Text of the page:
We understand that today’s nuclear plants are far from perfect. Fortunately, passive safety systems and other advances can make new plants much safer. And modern nuclear technology can reduce proliferation risks and solve the waste disposal problem by burning current waste and using fuel more efficiently. Innovation and economies of scale can make new power plants even cheaper than existing plants. Regardless of these advantages, nuclear needs to be encouraged based on its societal benefits.
Quantitative analyses show that the risks associated with the expanded use of nuclear energy are orders of magnitude smaller than the risks associated with fossil fuels. No energy system is without downsides. We ask only that energy system decisions be based on facts, and not on emotions and biases that do not apply to 21st century nuclear technology.
While there will be no single technological silver bullet, the time has come for those who take the threat of global warming seriously to embrace the development and deployment of safer nuclear power systems as one among several technologies that will be essential to any credible effort to develop an energy system that does not rely on using the atmosphere as a waste dump.
With the planet warming and carbon dioxide emissions rising faster than ever, we cannot afford to turn away from any technology that has the potential to displace a large fraction of our carbon emissions. Much has changed since the 1970s. The time has come for a fresh approach to nuclear power in the 21st century.
We ask you and your organization to demonstrate its real concern about risks from climate damage by calling for the development and deployment of advanced nuclear energy.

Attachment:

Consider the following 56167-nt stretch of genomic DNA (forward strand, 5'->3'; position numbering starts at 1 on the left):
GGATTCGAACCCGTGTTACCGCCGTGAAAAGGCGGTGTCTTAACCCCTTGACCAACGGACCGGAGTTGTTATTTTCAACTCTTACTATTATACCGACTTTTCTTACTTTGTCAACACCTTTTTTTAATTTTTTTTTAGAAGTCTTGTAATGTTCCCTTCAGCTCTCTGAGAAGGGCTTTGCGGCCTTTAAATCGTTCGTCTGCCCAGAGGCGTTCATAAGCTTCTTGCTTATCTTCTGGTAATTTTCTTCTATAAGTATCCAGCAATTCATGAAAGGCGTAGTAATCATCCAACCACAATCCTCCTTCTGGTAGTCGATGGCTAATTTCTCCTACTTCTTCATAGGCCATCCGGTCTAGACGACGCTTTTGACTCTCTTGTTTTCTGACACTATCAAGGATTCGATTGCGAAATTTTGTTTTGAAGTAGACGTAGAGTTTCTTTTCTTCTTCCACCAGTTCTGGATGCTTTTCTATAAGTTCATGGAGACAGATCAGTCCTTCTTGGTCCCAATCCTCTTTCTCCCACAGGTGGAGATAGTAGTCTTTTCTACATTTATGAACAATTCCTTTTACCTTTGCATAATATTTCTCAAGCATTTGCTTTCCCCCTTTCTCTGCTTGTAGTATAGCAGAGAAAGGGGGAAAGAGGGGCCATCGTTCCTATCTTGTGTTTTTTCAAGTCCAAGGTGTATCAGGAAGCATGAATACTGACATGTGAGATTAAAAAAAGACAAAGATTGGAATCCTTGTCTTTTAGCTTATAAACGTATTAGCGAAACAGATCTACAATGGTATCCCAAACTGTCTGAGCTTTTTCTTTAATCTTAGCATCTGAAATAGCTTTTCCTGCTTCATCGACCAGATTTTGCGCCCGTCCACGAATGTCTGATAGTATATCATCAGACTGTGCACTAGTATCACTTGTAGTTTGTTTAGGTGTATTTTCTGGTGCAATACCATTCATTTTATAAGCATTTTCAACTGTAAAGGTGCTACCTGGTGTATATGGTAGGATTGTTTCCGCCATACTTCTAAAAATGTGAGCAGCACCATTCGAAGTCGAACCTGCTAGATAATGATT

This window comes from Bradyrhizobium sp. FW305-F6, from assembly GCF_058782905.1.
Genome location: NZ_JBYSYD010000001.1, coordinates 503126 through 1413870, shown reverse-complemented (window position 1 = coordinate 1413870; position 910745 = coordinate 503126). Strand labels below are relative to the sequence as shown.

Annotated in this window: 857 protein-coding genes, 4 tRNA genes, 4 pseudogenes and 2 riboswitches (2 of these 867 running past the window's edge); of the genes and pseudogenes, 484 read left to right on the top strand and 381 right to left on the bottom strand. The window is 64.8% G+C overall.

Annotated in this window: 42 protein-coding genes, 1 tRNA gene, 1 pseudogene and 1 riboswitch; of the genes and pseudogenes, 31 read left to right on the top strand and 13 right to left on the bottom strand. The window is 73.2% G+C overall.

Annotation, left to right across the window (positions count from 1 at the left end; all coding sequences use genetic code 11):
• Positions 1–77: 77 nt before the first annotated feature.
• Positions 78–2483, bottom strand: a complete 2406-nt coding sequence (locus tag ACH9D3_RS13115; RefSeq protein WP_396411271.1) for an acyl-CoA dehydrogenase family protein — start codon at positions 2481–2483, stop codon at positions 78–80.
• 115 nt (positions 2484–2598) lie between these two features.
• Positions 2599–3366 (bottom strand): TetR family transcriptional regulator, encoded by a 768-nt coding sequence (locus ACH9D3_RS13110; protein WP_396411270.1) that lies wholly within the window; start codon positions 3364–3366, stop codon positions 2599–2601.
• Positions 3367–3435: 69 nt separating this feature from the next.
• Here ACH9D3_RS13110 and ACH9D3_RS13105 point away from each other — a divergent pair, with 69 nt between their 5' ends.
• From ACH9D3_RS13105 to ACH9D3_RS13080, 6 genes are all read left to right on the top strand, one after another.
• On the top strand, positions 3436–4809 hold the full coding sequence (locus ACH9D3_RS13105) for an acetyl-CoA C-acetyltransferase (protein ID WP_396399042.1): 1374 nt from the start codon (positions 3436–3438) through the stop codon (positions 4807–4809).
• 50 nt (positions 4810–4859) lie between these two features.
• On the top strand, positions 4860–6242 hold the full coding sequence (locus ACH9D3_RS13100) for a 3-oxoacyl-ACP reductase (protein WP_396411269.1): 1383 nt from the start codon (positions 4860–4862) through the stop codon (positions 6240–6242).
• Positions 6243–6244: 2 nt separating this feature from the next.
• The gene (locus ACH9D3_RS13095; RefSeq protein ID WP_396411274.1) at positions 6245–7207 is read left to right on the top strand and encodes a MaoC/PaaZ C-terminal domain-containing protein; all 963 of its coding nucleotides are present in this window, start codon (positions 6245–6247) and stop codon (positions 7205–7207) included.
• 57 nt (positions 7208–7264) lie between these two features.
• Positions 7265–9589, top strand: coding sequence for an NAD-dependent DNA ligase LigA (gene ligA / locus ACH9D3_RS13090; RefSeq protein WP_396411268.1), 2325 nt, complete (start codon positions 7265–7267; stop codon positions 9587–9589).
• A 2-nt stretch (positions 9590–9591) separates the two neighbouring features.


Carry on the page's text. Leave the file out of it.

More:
Dr. Ken Caldeira, Senior Scientist, Department of Global Ecology, Carnegie Institution
Dr. Kerry Emanuel, Atmospheric Scientist, Massachusetts Institute of Technology
Dr. James Hansen, Climate Scientist, Columbia University Earth Institute
Dr. Tom Wigley, Climate Scientist, University of East Anglia and the National Center for Atmospheric Research
What does this mean for citizens? China, India, Brazil et al are focused on economic growth, and hence on expanding their energy supplies as rapidly as they can. That means cheap energy. “Cheaper than Coal” is the only energy policy path that doesn’t lead to massive emissions increases.
Nuclear is the only option that can deliver Cheaper than Coal at scale. And nuclear can compete sooner and more successfully if the technology leaders such as UK, America, France and Sweden help China et al to deploy mass manufactured nuclear power. But sadly, the anti-nuclear campaigns of the Baptists have been so successful that there is no hope of holding the line at 2°C. Almost all of the nuclear plants that could have been built have been replaced with coal [*].
Some of the more informed discussion of the open letter has been at Andrew Revkin’s Dot Earth.
[*] Today in a few specific markets, such as America, many methane (gas) plants are being deployed. Burning methane initially produces 50% of the CO2 per MW that coal generates, but any methane that leaks is 20 times as bad for warming. And those plants won’t be destroyed until they have lived out their lives – around 40 years that could have been zero-carbon power.